When they met, she was six and he was eight. He peered at her from behind his father, instantly ashamed at how he must looked to the chubby girl in her bright white dress and matching sandals with its little bow on the side. He wore one of the two shirts he owned, the other one being his thread bare school uniform that his older brother had passed down to him. He avoided her eyes, though he felt the intensity of her stare the whole time he and his father paid their annual visit to her father in the big house on the hill.
She liked to go on walks around the village during which she would stop to greet the old people who could not make it to her father's house. By now, she was ten. Sometimes, she brought gifts for these old people. She always stopped at his house on her way. It never made sense because his father would have gone to see her father but she stopped anyway. And then, he would be asked by his father to walk back with her and whoever accompanied her; usually the maid.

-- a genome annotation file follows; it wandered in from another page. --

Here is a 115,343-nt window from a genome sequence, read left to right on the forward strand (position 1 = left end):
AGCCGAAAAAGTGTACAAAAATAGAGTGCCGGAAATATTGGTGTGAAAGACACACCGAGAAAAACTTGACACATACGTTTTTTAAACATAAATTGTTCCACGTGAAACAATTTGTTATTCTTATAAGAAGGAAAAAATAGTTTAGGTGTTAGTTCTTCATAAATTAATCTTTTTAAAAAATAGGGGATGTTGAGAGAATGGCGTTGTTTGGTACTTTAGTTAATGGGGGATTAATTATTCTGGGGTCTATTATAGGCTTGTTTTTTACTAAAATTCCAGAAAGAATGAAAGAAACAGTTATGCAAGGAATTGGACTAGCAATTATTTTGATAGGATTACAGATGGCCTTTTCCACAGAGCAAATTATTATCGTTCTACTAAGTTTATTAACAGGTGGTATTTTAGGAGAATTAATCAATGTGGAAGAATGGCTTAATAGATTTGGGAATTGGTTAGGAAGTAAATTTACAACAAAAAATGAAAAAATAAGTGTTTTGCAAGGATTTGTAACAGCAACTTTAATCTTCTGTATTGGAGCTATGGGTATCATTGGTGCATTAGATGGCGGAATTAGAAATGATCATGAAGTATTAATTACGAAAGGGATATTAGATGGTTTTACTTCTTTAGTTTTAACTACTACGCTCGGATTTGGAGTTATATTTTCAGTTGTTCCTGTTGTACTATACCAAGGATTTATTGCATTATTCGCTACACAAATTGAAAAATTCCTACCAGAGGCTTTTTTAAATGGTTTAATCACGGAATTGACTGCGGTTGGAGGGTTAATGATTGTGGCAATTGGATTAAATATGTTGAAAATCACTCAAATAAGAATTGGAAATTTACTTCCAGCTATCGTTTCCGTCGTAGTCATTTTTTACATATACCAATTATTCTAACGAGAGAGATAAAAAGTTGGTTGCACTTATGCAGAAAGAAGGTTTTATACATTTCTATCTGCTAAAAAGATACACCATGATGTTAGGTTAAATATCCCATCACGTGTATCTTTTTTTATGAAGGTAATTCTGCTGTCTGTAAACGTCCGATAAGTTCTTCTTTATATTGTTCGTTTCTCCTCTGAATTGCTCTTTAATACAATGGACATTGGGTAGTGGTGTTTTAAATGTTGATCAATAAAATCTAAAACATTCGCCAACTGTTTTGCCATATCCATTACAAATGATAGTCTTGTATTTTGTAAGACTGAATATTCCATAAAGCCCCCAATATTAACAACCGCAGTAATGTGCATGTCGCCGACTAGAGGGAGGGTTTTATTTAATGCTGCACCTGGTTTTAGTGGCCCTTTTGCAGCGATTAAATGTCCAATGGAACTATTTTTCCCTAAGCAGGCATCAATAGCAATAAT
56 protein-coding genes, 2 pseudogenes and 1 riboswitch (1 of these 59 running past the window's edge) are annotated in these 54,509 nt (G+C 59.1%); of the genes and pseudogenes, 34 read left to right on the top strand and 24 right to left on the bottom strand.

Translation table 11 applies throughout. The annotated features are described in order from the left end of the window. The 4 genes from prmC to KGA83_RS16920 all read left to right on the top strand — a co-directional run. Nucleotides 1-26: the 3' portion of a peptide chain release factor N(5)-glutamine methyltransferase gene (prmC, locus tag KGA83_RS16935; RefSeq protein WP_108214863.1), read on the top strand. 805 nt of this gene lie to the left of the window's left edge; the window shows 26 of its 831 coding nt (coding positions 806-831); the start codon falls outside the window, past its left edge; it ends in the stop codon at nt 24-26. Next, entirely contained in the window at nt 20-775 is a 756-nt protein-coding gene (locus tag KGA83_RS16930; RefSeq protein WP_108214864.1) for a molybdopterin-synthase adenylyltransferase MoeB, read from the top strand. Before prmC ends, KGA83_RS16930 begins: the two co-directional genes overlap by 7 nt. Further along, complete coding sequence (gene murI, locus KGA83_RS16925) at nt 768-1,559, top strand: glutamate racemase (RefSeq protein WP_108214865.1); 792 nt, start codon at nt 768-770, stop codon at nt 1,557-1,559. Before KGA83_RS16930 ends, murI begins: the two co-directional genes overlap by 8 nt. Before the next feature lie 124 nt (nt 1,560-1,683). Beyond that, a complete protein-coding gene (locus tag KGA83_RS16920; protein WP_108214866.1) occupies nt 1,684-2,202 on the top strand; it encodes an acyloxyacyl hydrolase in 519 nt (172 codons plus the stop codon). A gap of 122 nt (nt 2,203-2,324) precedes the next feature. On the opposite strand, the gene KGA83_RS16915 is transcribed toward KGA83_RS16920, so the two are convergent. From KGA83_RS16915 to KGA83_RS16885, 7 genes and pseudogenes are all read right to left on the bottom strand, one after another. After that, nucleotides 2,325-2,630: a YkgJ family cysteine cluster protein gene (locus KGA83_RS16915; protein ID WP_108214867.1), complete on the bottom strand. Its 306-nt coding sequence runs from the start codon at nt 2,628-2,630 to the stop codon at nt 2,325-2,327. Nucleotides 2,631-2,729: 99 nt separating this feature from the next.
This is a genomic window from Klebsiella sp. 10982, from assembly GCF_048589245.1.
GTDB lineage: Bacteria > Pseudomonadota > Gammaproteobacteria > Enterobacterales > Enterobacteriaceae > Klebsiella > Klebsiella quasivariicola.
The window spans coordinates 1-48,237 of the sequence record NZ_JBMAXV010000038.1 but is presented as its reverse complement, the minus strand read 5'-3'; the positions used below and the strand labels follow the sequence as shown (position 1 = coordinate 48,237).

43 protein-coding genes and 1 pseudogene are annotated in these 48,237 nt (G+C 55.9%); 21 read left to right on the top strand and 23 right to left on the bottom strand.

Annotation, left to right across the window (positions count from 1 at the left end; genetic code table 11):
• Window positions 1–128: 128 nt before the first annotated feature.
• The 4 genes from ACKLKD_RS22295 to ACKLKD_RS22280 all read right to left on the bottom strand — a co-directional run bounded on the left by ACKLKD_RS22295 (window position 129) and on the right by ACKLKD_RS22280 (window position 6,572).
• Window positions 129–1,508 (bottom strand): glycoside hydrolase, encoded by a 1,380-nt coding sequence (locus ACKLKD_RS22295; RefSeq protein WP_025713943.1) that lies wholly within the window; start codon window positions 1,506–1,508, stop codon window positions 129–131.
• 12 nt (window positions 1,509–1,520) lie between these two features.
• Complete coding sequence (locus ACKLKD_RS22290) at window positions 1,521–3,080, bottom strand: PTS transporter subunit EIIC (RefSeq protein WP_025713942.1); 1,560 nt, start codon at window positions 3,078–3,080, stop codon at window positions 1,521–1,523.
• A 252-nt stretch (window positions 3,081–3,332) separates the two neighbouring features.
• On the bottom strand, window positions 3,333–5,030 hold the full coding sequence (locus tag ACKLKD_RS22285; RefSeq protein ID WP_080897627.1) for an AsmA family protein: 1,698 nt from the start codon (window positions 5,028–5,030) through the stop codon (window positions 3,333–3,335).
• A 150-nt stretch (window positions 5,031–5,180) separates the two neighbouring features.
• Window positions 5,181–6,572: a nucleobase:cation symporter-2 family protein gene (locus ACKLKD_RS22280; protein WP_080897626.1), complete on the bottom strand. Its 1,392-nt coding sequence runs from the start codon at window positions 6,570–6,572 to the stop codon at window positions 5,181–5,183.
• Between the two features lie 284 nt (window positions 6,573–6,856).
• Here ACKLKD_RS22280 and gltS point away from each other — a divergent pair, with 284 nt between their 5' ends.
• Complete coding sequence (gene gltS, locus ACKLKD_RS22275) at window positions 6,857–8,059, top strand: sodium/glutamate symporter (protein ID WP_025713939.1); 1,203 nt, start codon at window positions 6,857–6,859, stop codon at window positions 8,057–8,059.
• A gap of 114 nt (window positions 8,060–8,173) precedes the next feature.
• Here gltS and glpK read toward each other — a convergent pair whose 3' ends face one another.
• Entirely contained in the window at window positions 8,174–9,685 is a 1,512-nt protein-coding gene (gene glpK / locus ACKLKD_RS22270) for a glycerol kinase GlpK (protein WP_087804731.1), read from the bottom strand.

On the way, they would talk. Or rather, she would. Her Igbo was pathetic and his English was disastrous but they laboured on in their comprehension of each other.
They both figured out that she was going to the government school back in the city and into the boarding house and he was going to join his older brother to learn a trade.
The first thing he gave her was a book. The bookstore owner who sold it to him told him that it was very interesting. it had been a while that he had been in school but something told him that she would like it. It was very big and heavy and he wrapped it in the best colourful paper that he could find. It was a book on European history. She squealed and gasped. He was so pleased with himself that year, that he walked right into a pile of dog excrement on his way home.
She gave him a mixed tape. He could play it as he plied his route in the city conducting for his brother who was now a driver.
His brother looked up when the shrill voice of a foreign female singer permeated the bus.
"wetin be dis?" he asked of Ogugwa.
With pride, he replied, "Nwabugo gave it to me. She made it and brought it to the village for me."
His older brother thus changed his mind about flinging it out of the window but he was not allowed to play it when customers were in the bus or when he, the older brother was at the wheel.
Ogugwa kept his tape amongst his prized possessions: his bible, his four shirts and his leather shoes for church.
He was fifteen.
"Nwabugo, dad wants you."